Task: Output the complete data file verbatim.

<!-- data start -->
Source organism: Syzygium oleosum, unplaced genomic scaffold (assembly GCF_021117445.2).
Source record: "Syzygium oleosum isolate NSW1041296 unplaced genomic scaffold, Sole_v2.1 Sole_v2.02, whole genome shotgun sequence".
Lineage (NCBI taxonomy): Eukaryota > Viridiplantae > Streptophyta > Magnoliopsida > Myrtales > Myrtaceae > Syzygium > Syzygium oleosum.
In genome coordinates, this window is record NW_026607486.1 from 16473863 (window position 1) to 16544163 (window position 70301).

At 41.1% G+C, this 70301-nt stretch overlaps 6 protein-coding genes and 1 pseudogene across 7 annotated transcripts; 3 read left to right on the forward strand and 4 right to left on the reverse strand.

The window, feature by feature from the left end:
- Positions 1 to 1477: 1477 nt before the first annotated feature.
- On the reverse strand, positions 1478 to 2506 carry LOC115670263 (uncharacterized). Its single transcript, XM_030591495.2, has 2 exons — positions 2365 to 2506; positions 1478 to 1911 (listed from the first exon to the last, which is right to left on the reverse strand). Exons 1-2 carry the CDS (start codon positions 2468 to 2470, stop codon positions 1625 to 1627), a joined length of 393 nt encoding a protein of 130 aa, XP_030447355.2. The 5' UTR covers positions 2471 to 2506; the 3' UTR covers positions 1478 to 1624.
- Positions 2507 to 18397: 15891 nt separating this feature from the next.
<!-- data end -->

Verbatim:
Source organism: Syzygium oleosum, unplaced genomic scaffold (assembly GCF_021117445.2).
Source record: "Syzygium oleosum isolate NSW1041296 unplaced genomic scaffold, Sole_v2.1 Sole_v2.02, whole genome shotgun sequence".
Lineage (NCBI taxonomy): Eukaryota > Viridiplantae > Streptophyta > Magnoliopsida > Myrtales > Myrtaceae > Syzygium > Syzygium oleosum.
In genome coordinates, this window is record NW_026607486.1 from 16473863 (window position 1) to 16544163 (window position 70301).

At 41.1% G+C, this 70301-nt stretch overlaps 6 protein-coding genes and 1 pseudogene across 7 annotated transcripts; 3 read left to right on the forward strand and 4 right to left on the reverse strand.

The window, feature by feature from the left end:
- Positions 1 to 1477: 1477 nt before the first annotated feature.
- On the reverse strand, positions 1478 to 2506 carry LOC115670263 (uncharacterized). Its single transcript, XM_030591495.2, has 2 exons — positions 2365 to 2506; positions 1478 to 1911 (listed from the first exon to the last, which is right to left on the reverse strand). Exons 1-2 carry the CDS (start codon positions 2468 to 2470, stop codon positions 1625 to 1627), a joined length of 393 nt encoding a protein of 130 aa, XP_030447355.2. The 5' UTR covers positions 2471 to 2506; the 3' UTR covers positions 1478 to 1624.
- Positions 2507 to 18397: 15891 nt separating this feature from the next.